Bodhaka (बोधक) as mentioned in Aufrecht’s Catalogus Catalogorum:—poet. [Subhāshitāvali by Vallabhadeva]Source: Cologne Digital Sanskrit Dictionaries: Monier-Williams Sanskrit-English Dictionary
1) Bodhaka (बोधक):—[from budh] mf(ikā)n. awakening, arousing, [Rāmāyaṇa]
2) [v.s. ...] causing to know, explaining, teaching, instructing, a teacher, instructor, [Kāvya literature; Vedāntasāra; Sarvadarśana-saṃgraha]
3) [v.s. ...] (ifc.) denoting, indicating, signifying (-tva n.), [Pāṇini [Scholiast or Commentator]; Vedāntasāra]
4) [v.s. ...] m. a spy, informer, [Horace H. Wilson]
5) [v.s. ...] Name of a man ([plural] his descendants), [Pravara texts]
6) [v.s. ...] of a poet, [Catalogue(s)]Source: Cologne Digital Sanskrit Dictionaries: Yates Sanskrit-English Dictionary
Bodhaka (बोधक):—(kaḥ) 1. m. A spy; a teacher.Source: DDSA: Paia-sadda-mahannavo; a comprehensive Prakrit Hindi dictionary (S)
Bodhaka (बोधक) in the Sanskrit language is related to the Prakrit word: Bohaya.
[Sanskrit to German]
Sanskrit, also spelled संस्कृतम् (saṃskṛtam), is an ancient language of India commonly seen as the grandmother of the Indo-European language family (even English!). Closely allied with Prakrit and Pali, Sanskrit is more exhaustive in both grammar and terms and has the most extensive collection of literature in the world, greatly surpassing its sister-languages Greek and Latin.
Hindi dictionarySource: DDSA: A practical Hindi-English dictionary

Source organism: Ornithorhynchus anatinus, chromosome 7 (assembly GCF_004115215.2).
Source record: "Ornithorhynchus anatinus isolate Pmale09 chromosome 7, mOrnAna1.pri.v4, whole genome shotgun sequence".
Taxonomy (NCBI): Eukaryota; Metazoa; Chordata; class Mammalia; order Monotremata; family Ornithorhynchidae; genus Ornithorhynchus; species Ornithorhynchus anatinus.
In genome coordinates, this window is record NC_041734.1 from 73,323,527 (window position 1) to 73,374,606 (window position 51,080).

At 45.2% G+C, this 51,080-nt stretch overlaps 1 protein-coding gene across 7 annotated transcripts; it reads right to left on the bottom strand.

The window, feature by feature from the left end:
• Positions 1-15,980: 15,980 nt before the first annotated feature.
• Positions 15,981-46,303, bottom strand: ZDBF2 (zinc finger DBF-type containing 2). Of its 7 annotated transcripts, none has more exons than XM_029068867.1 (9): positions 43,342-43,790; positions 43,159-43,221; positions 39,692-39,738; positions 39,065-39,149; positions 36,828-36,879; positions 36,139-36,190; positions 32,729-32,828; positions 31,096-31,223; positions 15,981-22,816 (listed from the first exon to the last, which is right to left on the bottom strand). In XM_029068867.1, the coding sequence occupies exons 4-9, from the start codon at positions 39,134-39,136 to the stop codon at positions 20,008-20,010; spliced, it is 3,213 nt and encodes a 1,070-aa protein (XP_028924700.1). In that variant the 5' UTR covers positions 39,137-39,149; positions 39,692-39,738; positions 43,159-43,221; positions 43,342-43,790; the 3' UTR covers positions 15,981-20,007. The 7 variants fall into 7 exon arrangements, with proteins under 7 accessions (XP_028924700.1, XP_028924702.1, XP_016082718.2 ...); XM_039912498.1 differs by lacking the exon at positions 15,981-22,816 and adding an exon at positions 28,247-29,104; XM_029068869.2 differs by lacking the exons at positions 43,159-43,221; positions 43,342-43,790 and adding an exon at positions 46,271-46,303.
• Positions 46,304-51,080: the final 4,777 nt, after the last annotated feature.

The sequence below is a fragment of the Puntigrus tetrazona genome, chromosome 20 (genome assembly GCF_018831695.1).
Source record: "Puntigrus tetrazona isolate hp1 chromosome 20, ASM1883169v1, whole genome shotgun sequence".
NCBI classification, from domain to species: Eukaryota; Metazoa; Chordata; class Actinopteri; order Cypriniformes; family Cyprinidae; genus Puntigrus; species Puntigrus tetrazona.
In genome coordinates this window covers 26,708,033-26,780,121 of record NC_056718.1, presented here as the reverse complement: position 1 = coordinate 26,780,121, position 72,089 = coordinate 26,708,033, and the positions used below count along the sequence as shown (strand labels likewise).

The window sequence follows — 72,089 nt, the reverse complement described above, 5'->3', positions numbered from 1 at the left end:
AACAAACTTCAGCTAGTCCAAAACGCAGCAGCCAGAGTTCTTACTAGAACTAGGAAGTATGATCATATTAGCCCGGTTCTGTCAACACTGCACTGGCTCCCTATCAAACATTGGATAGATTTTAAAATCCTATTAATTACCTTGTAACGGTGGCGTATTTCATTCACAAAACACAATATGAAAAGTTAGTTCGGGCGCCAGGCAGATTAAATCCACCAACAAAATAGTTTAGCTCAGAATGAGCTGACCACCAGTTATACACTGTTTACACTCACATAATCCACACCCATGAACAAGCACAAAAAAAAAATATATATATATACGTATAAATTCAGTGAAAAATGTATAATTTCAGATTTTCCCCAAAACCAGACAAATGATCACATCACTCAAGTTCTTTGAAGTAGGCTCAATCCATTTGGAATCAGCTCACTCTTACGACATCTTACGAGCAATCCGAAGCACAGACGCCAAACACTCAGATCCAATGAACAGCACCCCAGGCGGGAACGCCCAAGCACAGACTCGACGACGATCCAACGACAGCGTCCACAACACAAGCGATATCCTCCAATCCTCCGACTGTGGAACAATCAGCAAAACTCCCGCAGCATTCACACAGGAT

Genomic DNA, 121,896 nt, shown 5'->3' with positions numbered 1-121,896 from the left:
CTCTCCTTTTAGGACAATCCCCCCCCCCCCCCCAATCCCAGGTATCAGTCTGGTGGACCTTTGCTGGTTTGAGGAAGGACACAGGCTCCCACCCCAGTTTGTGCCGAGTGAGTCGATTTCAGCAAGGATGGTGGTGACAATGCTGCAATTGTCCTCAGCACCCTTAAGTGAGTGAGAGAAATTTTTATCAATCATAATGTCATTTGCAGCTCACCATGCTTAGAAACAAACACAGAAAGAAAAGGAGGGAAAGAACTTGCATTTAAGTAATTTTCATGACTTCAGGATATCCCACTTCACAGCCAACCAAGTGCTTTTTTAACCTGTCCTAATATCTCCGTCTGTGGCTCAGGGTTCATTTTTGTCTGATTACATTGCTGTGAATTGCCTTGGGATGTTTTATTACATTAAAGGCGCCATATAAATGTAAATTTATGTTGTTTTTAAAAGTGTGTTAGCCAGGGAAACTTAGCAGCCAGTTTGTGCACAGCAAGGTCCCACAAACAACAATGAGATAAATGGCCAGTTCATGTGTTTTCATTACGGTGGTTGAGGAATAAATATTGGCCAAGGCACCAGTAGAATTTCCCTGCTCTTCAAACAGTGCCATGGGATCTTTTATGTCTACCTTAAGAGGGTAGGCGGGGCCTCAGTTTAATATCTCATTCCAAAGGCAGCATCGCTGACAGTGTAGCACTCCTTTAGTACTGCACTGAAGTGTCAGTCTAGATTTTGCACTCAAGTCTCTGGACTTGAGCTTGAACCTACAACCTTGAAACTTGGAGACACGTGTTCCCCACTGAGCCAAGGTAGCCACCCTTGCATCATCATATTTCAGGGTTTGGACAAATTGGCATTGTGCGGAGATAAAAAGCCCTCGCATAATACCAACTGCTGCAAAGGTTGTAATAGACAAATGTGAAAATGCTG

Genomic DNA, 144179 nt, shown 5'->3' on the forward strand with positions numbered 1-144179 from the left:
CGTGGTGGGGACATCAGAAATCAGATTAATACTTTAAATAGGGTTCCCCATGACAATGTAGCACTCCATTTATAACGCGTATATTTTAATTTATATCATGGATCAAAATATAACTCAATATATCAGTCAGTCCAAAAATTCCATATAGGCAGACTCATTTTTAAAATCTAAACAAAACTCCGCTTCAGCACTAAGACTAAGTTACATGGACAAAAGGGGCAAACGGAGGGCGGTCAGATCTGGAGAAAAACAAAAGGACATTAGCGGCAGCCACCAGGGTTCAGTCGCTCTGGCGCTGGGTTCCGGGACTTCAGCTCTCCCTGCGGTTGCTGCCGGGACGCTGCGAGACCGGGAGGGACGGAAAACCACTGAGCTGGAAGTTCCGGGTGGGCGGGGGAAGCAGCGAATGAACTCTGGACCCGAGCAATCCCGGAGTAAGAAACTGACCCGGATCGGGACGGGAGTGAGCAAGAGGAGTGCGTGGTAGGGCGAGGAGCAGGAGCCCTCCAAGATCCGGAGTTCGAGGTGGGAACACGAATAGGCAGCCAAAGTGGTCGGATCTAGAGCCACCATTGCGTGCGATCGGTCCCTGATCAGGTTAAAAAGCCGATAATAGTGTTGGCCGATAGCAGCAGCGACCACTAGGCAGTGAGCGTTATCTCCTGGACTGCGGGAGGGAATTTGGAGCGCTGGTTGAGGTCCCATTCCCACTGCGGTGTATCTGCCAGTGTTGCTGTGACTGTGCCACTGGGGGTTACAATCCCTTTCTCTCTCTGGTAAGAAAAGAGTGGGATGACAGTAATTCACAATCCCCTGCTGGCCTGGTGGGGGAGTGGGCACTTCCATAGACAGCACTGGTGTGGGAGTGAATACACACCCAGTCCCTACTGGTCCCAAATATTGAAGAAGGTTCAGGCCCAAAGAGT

Bodhaka (बोधक) [Also spelled bodhak]:—Sanskrit prefix meaning that which or one who causes perception/knowledge or informs/indicates (as [vismayādibodhaka]), indicative of; (nm) an indicator; one who or that which imparts knowledge/information.
Kannada-English dictionarySource: Alar: Kannada-English corpus
Bōdhaka (ಬೋಧಕ):—[noun] he who imparts knowledge; a teacher; a preceptor.
Kannada is a Dravidian language (as opposed to the Indo-European language family) mainly spoken in the southwestern region of India.
See also (Relevant definitions)
Ends with (+5): Ababodhaka, Abodhaka, Avabodhaka, Balabodhaka, Bhagavadgitabodhaka, Bhavabodhaka, Bodhabodhaka, Dhvanibodhaka, Durbodhaka, Gunabodhaka, Karmabodhaka, Kubodhaka, Nitibodhaka, Pathyapathyavibodhaka, Pindabodhaka, Prabodhaka, Pratibodhaka, Sambodhaka, Samyabodhaka, Subodhaka.
Full-text (+9): Bhavabodhaka, Bodhakatva, Avabodhaka, Udbodhaka, Kapha, Bodhakakapha, Avabodha, Bodhita, Samyabodhaka, Pratibodha, Bohaya, Balabodhaka, Pratibodh, Balabodhika, Bhagavadgitabodhaka, Samuccaya, Dhvanibodhaka, Pratibodhaka, Vrittyarthabodhaka, Abodhaka.
Search found 4 books and stories containing Bodhaka, Bōdhaka; (plurals include: Bodhakas, Bōdhakas). You can also click to the full overview containing English textual excerpts. Below are direct links for the most relevant articles:
A History of Indian Philosophy Volume 4 (by Surendranath Dasgupta)
The Skanda Purana (by G. V. Tagare)
Chapter 50 - Departure of the Soul to the Next World < [Section 2 - Kaumārikā-khaṇḍa]
A History of Indian Philosophy Volume 2 (by Surendranath Dasgupta)
The Sarva-Darsana-Samgraha (by E. B. Cowell)